Regardless of your position or title, those willing decision-makers (or those able to ask the right questions to facilitate the decision and stand by them) generally stand out as the leaders.

Here is one rendition of the decision-making process in its entirety.1

1. Identify the problem and/or articulate the question that must be answered to start the decision-making process. Commonly, the root of the problem is buried under many “symptoms.” These symptoms will alert you to an issue but will not assist in addressing the root of the problem.

2. Before alternatives are identified, take note of what resources you have available to solve the problem and what potential limiting factors may exist. These may include information, time, staff, and supplies. In reality, you are not always confronted with situations where you have the best scenario in terms of resources available—maybe you have a limited budget or staff. Regardless, you need to define the resources you do have and make the best decision given the information, resources, and time available to you.

3. In order to think through a situation and arrive at a firm solution, identify and investigate your alternatives. Depending on the situation, you may decide to involve a group to brainstorm and capture feedback, generate multiple ideas and solutions.

4. Evaluate each of your alternatives. There are many ways to do this but one way can be evaluating based on a pro/con list or cost/benefit analysis. Regardless of how you evaluate your alternatives, you want to look at the feasibility, effectiveness, and consequences of the decision.

5. This step in the process is where the results come in. In decision-making, you are not only charged with making the decision but also executing it. Those affected by this decision need to be told their role in it to ensure a positive outcome.

6. Once a decision is made and implemented it should be monitored. Ultimately, every decision is intended to solve a problem. So the final test is whether that problem was solved. Did this decision achieve the necessary/wanted result? What new problems did the solution create, if any? This is the step similar to the clinical decision process—when we reassess the asterisk. If the issue was not effectively solved with the decision, consider these questions:

  1. Was the wrong alternative selected?
  2. Was the correct alternative selected but improperly implemented?
  3. Was the original problem identified correctly?
  4. Has the implemented plan been given enough time to succeed?

As you go through the process of making decisions, keep these pitfalls in the back of your mind. As humans we tend to make some common mistakes when making decisions, known as cognitive biases. These biases exist because decisions are social, emotional, and oftentimes political processes which affect all of us regardless of experience, age, or position. We cannot review and assess every contributing factor when making decisions so we naturally take shortcuts and make assumptions but in some cases, these shortcuts lead to poor outcomes and decisions. Here are a few of the many biases in decision making to be mindful of:2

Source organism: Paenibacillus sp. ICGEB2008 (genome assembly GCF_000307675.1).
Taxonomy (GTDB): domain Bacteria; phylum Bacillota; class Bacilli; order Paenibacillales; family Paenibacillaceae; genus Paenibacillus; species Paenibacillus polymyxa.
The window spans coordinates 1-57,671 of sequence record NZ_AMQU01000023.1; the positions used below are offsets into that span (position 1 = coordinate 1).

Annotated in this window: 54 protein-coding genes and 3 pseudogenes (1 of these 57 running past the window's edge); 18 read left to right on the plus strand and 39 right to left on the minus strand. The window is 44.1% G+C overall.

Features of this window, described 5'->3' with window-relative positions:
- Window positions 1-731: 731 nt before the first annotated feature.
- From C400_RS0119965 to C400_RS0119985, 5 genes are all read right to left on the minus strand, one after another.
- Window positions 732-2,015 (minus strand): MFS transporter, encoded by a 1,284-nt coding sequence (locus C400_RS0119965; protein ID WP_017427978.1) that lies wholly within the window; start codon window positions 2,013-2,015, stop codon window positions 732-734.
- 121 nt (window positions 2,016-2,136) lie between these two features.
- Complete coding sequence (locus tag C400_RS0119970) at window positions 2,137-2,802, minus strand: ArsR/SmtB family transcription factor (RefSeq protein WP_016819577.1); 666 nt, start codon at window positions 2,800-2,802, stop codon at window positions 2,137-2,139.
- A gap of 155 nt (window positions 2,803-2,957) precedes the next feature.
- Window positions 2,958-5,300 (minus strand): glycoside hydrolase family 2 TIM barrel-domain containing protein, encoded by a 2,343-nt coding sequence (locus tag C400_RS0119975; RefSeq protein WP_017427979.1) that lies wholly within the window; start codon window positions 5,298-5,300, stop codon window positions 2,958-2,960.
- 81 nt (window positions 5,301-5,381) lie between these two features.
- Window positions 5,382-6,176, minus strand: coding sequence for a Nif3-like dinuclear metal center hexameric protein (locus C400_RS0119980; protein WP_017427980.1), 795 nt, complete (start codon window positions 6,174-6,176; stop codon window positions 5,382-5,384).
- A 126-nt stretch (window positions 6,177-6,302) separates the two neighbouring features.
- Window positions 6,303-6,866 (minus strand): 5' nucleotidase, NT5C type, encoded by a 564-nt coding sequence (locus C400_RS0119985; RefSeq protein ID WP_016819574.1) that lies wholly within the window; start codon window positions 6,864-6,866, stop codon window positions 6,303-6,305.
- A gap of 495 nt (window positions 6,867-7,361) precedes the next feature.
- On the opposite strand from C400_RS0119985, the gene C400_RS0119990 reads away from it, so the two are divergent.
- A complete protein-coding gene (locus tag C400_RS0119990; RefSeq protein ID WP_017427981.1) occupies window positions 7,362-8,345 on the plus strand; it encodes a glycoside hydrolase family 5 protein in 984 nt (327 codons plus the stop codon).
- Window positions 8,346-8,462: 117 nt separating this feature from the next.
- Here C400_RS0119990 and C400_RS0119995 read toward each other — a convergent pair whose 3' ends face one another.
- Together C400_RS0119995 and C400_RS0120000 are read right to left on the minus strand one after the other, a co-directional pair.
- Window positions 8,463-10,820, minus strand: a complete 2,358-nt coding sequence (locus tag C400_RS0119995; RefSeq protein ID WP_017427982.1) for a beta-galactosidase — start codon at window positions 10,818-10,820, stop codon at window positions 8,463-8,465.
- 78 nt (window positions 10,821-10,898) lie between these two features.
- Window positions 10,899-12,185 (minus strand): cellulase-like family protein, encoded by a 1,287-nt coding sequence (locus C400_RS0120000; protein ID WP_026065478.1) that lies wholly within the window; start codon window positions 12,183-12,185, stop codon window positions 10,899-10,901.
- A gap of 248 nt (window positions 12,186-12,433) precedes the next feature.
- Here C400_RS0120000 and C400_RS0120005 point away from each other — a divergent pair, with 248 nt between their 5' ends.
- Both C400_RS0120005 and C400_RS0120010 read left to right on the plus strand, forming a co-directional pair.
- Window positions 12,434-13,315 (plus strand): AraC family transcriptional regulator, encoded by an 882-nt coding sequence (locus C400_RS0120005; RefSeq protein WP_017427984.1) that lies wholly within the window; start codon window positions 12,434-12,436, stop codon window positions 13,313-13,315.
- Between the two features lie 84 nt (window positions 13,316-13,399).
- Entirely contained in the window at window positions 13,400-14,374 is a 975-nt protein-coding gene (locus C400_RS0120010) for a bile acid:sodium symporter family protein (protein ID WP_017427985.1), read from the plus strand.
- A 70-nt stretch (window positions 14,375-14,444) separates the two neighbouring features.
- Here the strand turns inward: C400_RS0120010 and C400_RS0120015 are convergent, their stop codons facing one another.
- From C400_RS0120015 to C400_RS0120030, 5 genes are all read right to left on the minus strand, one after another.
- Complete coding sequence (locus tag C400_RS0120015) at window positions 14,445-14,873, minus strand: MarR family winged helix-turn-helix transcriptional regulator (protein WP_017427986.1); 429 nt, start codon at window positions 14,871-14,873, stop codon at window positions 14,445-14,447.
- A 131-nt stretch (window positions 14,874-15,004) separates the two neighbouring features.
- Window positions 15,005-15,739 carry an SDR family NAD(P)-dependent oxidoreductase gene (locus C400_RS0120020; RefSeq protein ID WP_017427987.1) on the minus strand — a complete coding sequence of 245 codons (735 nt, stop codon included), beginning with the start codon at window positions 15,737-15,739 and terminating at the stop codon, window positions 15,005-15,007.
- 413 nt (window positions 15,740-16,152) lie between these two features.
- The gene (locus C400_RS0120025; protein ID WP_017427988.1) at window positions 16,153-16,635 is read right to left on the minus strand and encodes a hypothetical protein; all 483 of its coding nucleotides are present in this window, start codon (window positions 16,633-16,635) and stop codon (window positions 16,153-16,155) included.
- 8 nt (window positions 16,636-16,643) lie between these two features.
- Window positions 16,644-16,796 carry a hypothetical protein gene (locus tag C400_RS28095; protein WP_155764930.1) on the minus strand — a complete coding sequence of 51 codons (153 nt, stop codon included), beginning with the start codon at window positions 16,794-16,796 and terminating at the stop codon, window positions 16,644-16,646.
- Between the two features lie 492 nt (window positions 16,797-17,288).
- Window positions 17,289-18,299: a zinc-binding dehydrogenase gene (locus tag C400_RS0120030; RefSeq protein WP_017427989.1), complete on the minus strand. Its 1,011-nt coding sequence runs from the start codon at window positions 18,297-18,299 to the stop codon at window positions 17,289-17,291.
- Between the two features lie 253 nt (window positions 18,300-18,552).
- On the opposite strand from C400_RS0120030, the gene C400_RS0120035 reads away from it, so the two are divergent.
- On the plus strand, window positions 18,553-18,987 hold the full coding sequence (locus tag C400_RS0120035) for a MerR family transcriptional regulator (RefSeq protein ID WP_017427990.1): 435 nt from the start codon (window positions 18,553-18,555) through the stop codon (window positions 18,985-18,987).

• The overconfidence bias. As human beings we are systematically overconfident in our judgments, which can obviously affect our decisions.
  • The sunk-cost effect. The sunk-cost effect refers to the tendency for people to overcommit to a proposed solution in which they have made substantial prior investments of time, money, or other resources. In the face of high sunk costs, people can behave irrationally and become overly committed to certain actions even if the results are bad. We have all heard the term “throwing good money after bad,” which illustrates this bias.
  • The recency effect. The recency effect is one form of the “availability bias.” In this scenario, we tend to place too much emphasis on information or evidence that is most readily available to us.
  • The confirmation bias. This bias refers to our tendency to gather and rely on information that confirms our existing views and to discount information that disconfirms our preexisting hypotheses.

A good video course is available from Dr. Michael Roberts titled The Art of Critical Decision Making from the Teaching Company. It provides an excellent overview of decision making with multiple examples of where decision making went awry.

Bottom line, think through your decisions and be aware of your own biases. In important decisions, identify confidantes who are aware of your biases and will challenge and work through the steps of the decision thoughtfully with you.

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Resources

1. Snowden J and Boone M. A Leader’s Framework for Decision Making. Harvard Business Review. November 2007.http://hbr.org/2007/11/a-leaders-framework-for-decision-making/ar/pr. Accessed 2/25/2012.

2. Raxburgh C. Hidden Flaws in Strategy. McKinsey Quarterly. May 2003. www.mckinseyquarterly.com/article_print.aspx?L2=21&L3=37&ar=1288. Accessed 7/30/2012.

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Kelly Sanders, PT, DPT, OCS, ATC is a member of the Impact editorial board. She also serves as president of Team Movement for Life, a 19-location outpatient physical therapy practice operating in California and Arizona. Kelly can be reached at kelly@movementforlife.com.

The Coach’s Eye

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Discovering many opportunities through an app for athletes.

Deb Gulbrandson, PT, DPT